Educational accountability policies have led to a growth in the use of high-stakes examinations for a number of important educational decisions, including the evaluation of teacher effectiveness. As such, educators are under increasing pressure to raise student test performance. In an attempt to prepare students for a high-stakes exam, teachers often resort to using threat-based messages that focus on the negative consequences of test failure rather than messages highlighting students’ ability or expectation for high performance. However, the relative influence of teacher messaging (threat-based or facilitating) under different testing conditions is unknown. The present investigation examined the use of fear and efficacy appeals with 487 university students. Anxiety, motivation, and test performance data were collected during a typical, lower stakes testing situation and a higher-stakes, final course examination. A two-way mixed ANOVA and a mediation analysis were used to examine between (i.e. fear and efficacy appeals) and within (i.e. different testing conditions) subject factors. Results suggest that fear appeals significantly harm student test performance relative to efficacy appeals, even when controlling for the impact of intrinsic motivation on test anxiety. Contrary to prediction, student anxiety did not appear to explain the relationship between fear appeals and lowered test performance. The potential implications of findings are discussed, including the importance of instructional context with regards to teacher instructional practices and student success.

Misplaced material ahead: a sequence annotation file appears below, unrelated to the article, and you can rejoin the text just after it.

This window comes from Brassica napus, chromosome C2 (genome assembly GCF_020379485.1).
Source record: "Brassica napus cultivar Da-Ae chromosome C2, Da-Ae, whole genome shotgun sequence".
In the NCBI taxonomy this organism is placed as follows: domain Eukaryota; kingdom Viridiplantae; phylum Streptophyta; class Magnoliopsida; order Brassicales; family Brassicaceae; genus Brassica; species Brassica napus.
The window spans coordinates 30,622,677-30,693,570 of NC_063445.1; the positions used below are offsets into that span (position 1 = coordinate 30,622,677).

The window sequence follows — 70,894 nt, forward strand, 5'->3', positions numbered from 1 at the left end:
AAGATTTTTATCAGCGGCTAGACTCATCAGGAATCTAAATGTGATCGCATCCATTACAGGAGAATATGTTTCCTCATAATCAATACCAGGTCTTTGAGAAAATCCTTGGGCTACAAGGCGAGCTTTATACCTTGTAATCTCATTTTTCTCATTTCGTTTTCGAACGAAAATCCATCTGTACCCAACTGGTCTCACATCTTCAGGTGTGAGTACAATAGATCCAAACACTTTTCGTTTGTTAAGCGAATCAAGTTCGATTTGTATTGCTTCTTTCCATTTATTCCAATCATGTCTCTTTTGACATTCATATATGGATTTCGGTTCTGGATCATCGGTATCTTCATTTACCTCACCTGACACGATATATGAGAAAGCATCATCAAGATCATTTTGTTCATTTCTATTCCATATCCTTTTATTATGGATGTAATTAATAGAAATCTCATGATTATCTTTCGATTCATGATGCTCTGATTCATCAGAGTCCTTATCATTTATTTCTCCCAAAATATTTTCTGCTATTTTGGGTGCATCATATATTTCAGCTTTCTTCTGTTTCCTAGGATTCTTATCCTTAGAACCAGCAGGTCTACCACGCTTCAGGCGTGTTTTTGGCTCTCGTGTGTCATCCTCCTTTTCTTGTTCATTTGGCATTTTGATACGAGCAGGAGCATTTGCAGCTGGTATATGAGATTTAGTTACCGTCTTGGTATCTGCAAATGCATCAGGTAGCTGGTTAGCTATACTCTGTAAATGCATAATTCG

Link to Article: https://www.researchgate.net/publication/284284482_Readying_student_to_test_The_influence_of_fear_and_efficacy_appeals_on_anxiety_and_test_performance